NCA Microgrant Reports

In fall 2012, the National Communication Association funded five international travel microgrants, as described in detail here. The reports are now (as of July 2013) all turned in, and have been posted to this site to serve as models for similar projects. The authors have provided details about how they funded their trips, how they made international connections, what they did while abroad, and what they learned from their trips.

Award winners were:

Sarah Bishop
Renee Cowan
Louisa Edgerly
Andrew Spieldenner
Santoi Wagner

Once again, my thanks to NCA for being willing to support these projects.

Wendy Leeds-Hurwitz, Director
Center for Intercultural Dialogue

Sarah Bishop-Microgrant Report

NCA Micro Grant Report
Sarah Bishop, University of Pittsburgh

With generous support from the Center for Intercultural Dialogue and the National Communication Association, I traveled to San Jose, Costa Rica March 29-April 7, 2013 to gather the reflections of graduate students who had studied abroad at universities in the United States for academic credit.  My goal, in short, was to discover how international academic travel influenced an individual’s sense of national identity.  In preparation for the trip, I worked to familiarize myself with the relevant research about study abroad.  Additionally, I read many of the multitudinous study abroad testimonies written by students and currently available on study abroad websites at numerous institutions.  By the time I boarded the flight for San Jose, I felt confident about the kinds of effects academic travel had on students, and I looked forward to adding the dimension of “effects on national identity” to the impressive canon of existing research.  During the interviews themselves, however, I was surprised to find that the interviewees reported experiences, emotions, and challenges about multiple aspects of the academic traveling experience that I had not encountered in any of the relevant literature.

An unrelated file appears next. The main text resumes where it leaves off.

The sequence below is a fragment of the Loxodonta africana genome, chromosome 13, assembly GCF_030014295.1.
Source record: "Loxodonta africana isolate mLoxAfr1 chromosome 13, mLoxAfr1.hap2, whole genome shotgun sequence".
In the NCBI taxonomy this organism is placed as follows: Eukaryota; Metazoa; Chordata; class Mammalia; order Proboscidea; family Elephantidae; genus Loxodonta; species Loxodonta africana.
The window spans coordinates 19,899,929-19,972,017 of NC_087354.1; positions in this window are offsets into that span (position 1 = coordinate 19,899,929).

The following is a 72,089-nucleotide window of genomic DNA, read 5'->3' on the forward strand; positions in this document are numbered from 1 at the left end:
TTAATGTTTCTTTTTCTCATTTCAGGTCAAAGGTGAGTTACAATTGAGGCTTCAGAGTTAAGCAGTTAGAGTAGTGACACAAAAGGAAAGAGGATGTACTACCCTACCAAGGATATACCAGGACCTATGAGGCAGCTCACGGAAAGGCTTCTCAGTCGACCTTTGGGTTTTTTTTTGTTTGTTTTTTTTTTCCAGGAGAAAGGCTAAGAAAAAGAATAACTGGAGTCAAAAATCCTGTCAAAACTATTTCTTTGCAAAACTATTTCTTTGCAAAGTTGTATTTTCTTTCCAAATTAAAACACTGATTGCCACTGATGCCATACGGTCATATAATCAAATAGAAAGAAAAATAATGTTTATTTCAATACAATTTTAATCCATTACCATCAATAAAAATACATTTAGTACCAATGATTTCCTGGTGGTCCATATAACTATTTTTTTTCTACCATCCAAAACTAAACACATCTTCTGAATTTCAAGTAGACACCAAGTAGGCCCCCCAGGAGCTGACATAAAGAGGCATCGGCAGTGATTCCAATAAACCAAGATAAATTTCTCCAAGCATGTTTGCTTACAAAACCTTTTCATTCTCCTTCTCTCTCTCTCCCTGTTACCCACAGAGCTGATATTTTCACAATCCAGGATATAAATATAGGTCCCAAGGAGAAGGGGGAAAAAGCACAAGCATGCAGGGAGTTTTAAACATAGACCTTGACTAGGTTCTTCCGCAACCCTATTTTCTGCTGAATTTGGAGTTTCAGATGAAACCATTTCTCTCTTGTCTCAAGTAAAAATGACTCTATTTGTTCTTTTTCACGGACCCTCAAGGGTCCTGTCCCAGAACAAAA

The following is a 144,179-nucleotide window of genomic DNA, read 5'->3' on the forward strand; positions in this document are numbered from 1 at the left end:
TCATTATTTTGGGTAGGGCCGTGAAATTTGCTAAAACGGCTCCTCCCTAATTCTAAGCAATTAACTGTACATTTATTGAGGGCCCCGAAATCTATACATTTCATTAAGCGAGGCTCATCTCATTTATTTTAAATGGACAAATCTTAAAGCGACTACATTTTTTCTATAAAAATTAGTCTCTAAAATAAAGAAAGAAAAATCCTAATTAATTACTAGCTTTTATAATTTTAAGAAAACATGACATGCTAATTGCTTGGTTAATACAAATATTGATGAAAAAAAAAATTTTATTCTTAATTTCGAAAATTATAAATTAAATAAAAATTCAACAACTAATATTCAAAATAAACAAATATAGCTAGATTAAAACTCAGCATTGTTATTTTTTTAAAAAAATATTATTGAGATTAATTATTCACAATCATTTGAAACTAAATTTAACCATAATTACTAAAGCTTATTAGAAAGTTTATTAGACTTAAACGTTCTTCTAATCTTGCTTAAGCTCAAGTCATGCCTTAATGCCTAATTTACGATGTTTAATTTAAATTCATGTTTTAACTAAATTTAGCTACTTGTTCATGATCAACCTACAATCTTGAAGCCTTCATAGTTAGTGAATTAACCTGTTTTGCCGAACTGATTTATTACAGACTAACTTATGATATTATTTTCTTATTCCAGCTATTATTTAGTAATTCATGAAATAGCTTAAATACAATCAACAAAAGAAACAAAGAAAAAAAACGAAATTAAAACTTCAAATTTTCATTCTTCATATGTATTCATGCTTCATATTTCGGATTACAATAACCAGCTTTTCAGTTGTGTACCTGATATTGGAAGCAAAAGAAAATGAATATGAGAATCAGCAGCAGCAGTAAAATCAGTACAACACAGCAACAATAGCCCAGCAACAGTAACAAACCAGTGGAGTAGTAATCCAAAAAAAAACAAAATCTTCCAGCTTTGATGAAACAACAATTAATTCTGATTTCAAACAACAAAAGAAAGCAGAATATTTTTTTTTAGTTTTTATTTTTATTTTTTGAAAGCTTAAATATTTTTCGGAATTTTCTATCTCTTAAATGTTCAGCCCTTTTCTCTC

The preparation for this project included a two-month process of correspondence with the Director and other relevant staff at the Office of International Affairs at the University of Costa Rica (UCR).  I owe my deepest gratitude to this staff, including Ana Sittenfeld and Fatima Acosta, especially, for providing me with a list of interested participants as well as details regarding the group’s areas of research and U.S. destinations.  In addition, I completed extensive oral history training from Dr. Ron Zboray at the University of Pittsburgh.  One unexpected challenge arose when I estimated (based on flight costs at the time), that round-trip airfare to San Jose would cost no more than $800 USD.  The Center for Intercultural Dialogue generously granted this amount, but between the time the grant application was due and the time of my actual travel, flight costs had risen by more than $300, and I had to use my savings account to cover the remainder of the flight.  In the future, I will account for fluctuations in flight costs before finalizing my budgets.  Another challenge arose when I realized that none of the roads around the University of San Jose, where I conducted my research, are named.  In the absence of road signs, I relied on an iPhone photograph I had taken of a map I found on UCR’s campus and the patience of students willing to forgive my uncertain Spanish for direction.